8 tips to build the best team for your start-up
How to build the ideal team for your start-up – 8 tips from Garth Rapeport
Garth Rapeport is co-founder and CEO of Pulmocide Ltd, a well-established biotech developing inhaled antifungal medicines for life-threatening lung conditions. He was previously co-founder of Respivert, which was sold to a subsidiary of Johnson&Johnson.
No matter how confident, forward-thinking and all-round capable an entrepreneur is, there can be no start-up success without a dedicated team of people. There is just no such thing as a successful solo entrepreneur.
Scaling a business successfully takes a varied skillset. It takes different ideas and approaches. And it takes the collective will of a number of highly skilled people. Which is why selecting your start-up team is an absolutely vital piece of the success jigsaw.
The people you choose to work with on your start-up will make or break your business. But how do you go about choosing the best people for the job? I’ve been involved in a number of biotech start-ups, and always choose to work with people I know well, people I’ve worked with before, and, crucially, people I trust.
If you’re beginning to assemble your start-up team, here are my tips for getting it right first time. I’ll also cover some strategies you can follow to make sure your team will go the distance.
The team’s success starts with you
In business, as in life, success grows from self-awareness. It’s the foundation of any success story. Research from Harvard Business Review shows that when people are less self-aware, their team suffers a lot. Teams that consist of less self-aware people make worse decisions, communicate less effectively and can’t deal with conflict.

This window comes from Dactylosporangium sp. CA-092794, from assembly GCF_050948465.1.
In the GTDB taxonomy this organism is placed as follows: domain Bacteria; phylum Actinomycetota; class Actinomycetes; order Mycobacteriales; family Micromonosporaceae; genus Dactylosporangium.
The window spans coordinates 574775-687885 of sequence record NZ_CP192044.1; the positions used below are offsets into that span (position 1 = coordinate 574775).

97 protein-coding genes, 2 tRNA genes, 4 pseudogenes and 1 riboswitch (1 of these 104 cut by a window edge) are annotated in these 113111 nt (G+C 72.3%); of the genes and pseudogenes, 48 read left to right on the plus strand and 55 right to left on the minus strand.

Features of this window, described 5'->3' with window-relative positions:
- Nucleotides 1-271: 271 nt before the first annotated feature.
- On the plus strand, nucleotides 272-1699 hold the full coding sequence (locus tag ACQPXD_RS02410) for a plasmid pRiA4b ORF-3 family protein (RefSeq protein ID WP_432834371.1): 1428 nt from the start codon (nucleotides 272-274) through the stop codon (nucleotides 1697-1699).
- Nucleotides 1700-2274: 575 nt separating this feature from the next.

The heart of your start-up’s team begins and ends with you. Start with an honest self-evaluation. What do you bring to the table? What are you brilliant at? What are you less brilliant at? Honesty here is key.
When it comes to team building, it’s not just about hard skills, so make sure you factor this into your self-assessment. Soft skills, including communication style, your moral code, your beliefs and your core personality are also part of the picture. When you’re clear about your skills, then you build on this by selecting team members carefully and strategically.
Employ decisive people who aren’t afraid to act
Ideas and endless brainstorming can only get you so far. Without decisive actions to execute these ideas, your start-up will not make it. Your team, therefore, must be brave enough to make decisions and act.
Working in a start-up is hard. The pace is rapid, the hours are long, and the team must be prepared for that. Start by assessing candidate’s hard skills and core competencies. They need flexibility and the ability to deal with all kinds of challenges without being phased.
Resourcefulness is also a quality you need from team members, along with innovative thinking, creativity and the ability to think outside of the box. The idea is to build a team that will be able to deal with any scenario. Too many entrepreneurs wait for something to go wrong and then scramble to find people to fix it. Do the opposite.
Also, now would be the right time to decide whether your business needs a co-founder, or you want to keep the reins in your hands. Being a top boss might be nice, but if you want your business to succeed, sometimes it necessary to share the limelight.
Build a team for the long-term
Yes, we’re talking about building a team for your start-up, but you want to go the whole distance with your business. The start-up phase is only ever temporary. You know you want to get past the first year and scale your business into a successful future. So, start out by planning for that goal.